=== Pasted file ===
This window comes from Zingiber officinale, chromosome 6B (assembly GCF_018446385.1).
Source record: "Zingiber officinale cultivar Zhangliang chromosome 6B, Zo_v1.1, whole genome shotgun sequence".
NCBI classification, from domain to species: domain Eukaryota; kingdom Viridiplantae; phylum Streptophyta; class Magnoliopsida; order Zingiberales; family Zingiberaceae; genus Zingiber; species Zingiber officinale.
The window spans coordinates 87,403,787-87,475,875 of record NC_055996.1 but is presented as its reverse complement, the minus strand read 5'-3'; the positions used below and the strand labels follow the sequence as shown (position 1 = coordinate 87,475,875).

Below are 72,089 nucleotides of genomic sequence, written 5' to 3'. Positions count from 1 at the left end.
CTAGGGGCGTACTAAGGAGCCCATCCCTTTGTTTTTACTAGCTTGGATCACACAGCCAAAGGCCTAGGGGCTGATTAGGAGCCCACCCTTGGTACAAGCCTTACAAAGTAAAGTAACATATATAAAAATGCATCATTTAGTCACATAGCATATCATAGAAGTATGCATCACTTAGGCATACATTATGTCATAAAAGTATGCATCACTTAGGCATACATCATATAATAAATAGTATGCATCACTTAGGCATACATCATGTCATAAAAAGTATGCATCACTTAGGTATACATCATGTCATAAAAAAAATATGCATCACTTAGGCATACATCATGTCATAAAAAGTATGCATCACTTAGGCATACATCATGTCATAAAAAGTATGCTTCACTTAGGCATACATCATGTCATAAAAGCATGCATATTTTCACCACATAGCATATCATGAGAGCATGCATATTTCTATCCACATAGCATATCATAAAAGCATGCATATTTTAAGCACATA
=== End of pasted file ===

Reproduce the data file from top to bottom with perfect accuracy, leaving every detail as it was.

This window comes from Zingiber officinale, chromosome 6B (assembly GCF_018446385.1).
Source record: "Zingiber officinale cultivar Zhangliang chromosome 6B, Zo_v1.1, whole genome shotgun sequence".
NCBI classification, from domain to species: domain Eukaryota; kingdom Viridiplantae; phylum Streptophyta; class Magnoliopsida; order Zingiberales; family Zingiberaceae; genus Zingiber; species Zingiber officinale.
The window spans coordinates 87,403,787-87,475,875 of record NC_055996.1 but is presented as its reverse complement, the minus strand read 5'-3'; the positions used below and the strand labels follow the sequence as shown (position 1 = coordinate 87,475,875).

Below are 72,089 nucleotides of genomic sequence, written 5' to 3'. Positions count from 1 at the left end.
CTAGGGGCGTACTAAGGAGCCCATCCCTTTGTTTTTACTAGCTTGGATCACACAGCCAAAGGCCTAGGGGCTGATTAGGAGCCCACCCTTGGTACAAGCCTTACAAAGTAAAGTAACATATATAAAAATGCATCATTTAGTCACATAGCATATCATAGAAGTATGCATCACTTAGGCATACATTATGTCATAAAAGTATGCATCACTTAGGCATACATCATATAATAAATAGTATGCATCACTTAGGCATACATCATGTCATAAAAAGTATGCATCACTTAGGTATACATCATGTCATAAAAAAAATATGCATCACTTAGGCATACATCATGTCATAAAAAGTATGCATCACTTAGGCATACATCATGTCATAAAAAGTATGCTTCACTTAGGCATACATCATGTCATAAAAGCATGCATATTTTCACCACATAGCATATCATGAGAGCATGCATATTTCTATCCACATAGCATATCATAAAAGCATGCATATTTTAAGCACATA